The report came down in early May that Cleveland Browns receiver Josh Gordon faced a one-year suspension from the NFL for violating its substance-abuse policy. Almost four months and one appeal hearing later, the NFL's decision never changed.
Gordon, the NFL's leader in receiving yardage last year and an NFL first-team All-Pro, will be banned for a year. The suspension is for a calendar year but it can be reevaluated after the season, the NFL said.
“I’d like to apologize to my teammates, coaches, the Cleveland Browns organization and our fans," Gordon said in a statement through the NFLPA. "I am very disappointed that the NFL and its hearing officer didn’t exercise better discretion and judgment in my case.
"I would like to sincerely thank the people who have been incredibly supportive of me during this challenging time, including my family, my agent, my union, my legal team, and the Cleveland Browns staff.”
The decision also included that Gordon can't be at team functions.
Gordon has tested positive for marijuana multiple times, which is what triggered the year-long suspension for the latest positive test.
The question now is if Gordon tries to challenge the NFL's decision legally. That's what Kevin and Pat Williams of the Minnesota Vikings and Will Smith of the New Orleans Saints did in the StarCaps case, after they were suspended for taking a banned diuretic. They were suspended in 2008 and fought it until 2011. The league's marijuana policy has come under criticism lately, especially after Baltimore's Ray Rice was suspended just two games for a domestic violence incident. Gordon had argued that the positive test was a result of second-hand smoke. He also planned to cite testing irregularities, because the A sample was below the threshold for a positive test, but the B sample was barely over. The B sample was tested first.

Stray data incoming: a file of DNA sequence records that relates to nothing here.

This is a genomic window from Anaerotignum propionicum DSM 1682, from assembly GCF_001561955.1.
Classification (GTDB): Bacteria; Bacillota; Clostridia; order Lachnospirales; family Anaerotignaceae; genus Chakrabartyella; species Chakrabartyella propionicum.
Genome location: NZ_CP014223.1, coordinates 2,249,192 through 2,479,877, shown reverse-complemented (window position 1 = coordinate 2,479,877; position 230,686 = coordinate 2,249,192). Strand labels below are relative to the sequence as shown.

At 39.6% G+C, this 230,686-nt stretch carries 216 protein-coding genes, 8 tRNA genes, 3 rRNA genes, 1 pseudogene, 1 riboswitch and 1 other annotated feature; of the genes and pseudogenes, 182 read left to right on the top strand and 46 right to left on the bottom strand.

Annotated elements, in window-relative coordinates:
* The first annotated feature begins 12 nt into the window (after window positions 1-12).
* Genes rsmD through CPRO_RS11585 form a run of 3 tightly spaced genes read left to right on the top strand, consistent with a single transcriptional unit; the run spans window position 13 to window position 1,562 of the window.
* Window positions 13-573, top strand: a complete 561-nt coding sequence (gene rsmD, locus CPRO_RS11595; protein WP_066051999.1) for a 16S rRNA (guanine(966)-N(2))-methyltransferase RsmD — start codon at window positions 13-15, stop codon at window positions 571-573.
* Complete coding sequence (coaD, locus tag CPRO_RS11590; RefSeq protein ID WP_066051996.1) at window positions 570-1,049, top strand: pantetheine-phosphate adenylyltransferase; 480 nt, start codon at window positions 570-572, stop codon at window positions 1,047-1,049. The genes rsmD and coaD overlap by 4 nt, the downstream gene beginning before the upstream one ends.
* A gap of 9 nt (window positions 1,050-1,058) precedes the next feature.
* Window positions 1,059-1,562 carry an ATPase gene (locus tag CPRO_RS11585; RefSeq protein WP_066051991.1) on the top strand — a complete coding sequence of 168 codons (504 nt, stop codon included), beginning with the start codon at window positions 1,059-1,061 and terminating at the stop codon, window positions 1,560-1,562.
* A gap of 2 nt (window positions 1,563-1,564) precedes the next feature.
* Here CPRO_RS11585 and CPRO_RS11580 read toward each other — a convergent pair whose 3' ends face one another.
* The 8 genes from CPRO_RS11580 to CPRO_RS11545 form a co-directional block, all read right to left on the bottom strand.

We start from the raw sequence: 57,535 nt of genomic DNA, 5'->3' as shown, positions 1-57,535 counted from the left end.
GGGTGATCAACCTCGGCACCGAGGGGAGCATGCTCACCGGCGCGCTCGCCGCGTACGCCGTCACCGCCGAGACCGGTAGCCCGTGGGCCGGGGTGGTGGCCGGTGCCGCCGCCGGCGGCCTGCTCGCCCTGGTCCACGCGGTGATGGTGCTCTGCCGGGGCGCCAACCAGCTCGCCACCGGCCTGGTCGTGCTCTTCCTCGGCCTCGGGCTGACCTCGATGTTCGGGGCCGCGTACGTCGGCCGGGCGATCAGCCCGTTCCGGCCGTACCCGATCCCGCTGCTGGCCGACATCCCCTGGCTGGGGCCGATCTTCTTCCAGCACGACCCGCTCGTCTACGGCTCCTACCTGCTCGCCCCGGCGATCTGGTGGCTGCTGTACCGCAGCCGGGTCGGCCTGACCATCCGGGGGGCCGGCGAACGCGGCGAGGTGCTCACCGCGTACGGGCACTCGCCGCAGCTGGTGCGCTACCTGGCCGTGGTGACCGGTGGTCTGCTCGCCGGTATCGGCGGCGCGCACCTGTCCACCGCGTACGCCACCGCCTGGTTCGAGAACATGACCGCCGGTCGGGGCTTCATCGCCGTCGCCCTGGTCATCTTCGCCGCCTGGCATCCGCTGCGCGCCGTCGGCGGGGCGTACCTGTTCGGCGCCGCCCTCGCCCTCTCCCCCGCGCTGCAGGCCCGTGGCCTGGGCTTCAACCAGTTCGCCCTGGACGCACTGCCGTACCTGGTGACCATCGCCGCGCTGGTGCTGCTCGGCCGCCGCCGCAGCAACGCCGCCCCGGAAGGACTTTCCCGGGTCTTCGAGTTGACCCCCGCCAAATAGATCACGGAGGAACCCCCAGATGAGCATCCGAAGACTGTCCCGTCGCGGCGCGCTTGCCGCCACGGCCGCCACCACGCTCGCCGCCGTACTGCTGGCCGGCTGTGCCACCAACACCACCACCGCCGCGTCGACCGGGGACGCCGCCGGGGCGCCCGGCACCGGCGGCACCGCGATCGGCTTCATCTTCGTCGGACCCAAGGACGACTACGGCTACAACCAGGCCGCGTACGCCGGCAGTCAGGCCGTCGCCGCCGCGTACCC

NFL Network's Albert Breer hinted that Gordon's representatives are considering legal options.
... Gordon's legal team will evaluate the full decision and decide how to proceed on that front.— Albert Breer (@AlbertBreer) August 27, 2014
The case took a long time to come to a resolution. It's possible it's not quite done yet, either.
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